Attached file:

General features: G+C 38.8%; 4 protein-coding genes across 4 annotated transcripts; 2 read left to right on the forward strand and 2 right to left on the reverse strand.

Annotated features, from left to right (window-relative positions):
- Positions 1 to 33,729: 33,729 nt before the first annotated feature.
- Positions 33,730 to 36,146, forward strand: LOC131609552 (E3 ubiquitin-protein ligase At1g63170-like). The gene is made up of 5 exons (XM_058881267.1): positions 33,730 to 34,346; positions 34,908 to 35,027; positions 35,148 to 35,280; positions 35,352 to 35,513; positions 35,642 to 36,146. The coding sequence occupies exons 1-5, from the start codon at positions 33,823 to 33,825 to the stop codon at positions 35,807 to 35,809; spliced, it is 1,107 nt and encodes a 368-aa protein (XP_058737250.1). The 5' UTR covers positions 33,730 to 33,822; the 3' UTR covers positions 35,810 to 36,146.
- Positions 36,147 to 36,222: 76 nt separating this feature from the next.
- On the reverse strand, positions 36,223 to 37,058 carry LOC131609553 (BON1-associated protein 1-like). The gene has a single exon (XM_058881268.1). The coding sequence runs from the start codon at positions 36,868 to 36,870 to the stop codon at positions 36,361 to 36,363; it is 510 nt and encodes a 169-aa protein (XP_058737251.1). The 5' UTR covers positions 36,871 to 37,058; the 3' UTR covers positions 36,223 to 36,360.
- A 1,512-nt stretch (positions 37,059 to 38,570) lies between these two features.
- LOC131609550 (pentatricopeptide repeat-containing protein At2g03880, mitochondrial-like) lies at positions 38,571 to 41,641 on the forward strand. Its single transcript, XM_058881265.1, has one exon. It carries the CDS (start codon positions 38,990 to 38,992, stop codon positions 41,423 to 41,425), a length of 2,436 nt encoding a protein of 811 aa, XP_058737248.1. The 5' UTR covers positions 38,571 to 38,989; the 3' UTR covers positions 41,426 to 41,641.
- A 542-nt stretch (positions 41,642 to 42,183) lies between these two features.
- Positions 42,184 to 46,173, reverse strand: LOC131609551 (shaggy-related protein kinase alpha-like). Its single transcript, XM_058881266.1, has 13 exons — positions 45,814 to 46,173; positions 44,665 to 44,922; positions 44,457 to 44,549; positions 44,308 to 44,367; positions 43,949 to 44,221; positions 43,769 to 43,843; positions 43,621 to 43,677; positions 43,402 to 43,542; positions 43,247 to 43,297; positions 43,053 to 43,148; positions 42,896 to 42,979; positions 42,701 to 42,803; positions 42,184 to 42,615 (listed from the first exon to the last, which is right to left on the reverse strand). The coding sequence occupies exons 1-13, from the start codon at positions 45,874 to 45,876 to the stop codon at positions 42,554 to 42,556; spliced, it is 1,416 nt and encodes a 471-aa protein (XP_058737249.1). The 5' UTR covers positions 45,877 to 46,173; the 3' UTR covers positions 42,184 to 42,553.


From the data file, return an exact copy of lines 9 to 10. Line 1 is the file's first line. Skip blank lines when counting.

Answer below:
- A 542-nt stretch (positions 41,642 to 42,183) lies between these two features.
- Positions 42,184 to 46,173, reverse strand: LOC131609551 (shaggy-related protein kinase alpha-like). Its single transcript, XM_058881266.1, has 13 exons — positions 45,814 to 46,173; positions 44,665 to 44,922; positions 44,457 to 44,549; positions 44,308 to 44,367; positions 43,949 to 44,221; positions 43,769 to 43,843; positions 43,621 to 43,677; positions 43,402 to 43,542; positions 43,247 to 43,297; positions 43,053 to 43,148; positions 42,896 to 42,979; positions 42,701 to 42,803; positions 42,184 to 42,615 (listed from the first exon to the last, which is right to left on the reverse strand). The coding sequence occupies exons 1-13, from the start codon at positions 45,874 to 45,876 to the stop codon at positions 42,554 to 42,556; spliced, it is 1,416 nt and encodes a 471-aa protein (XP_058737249.1). The 5' UTR covers positions 45,877 to 46,173; the 3' UTR covers positions 42,184 to 42,553.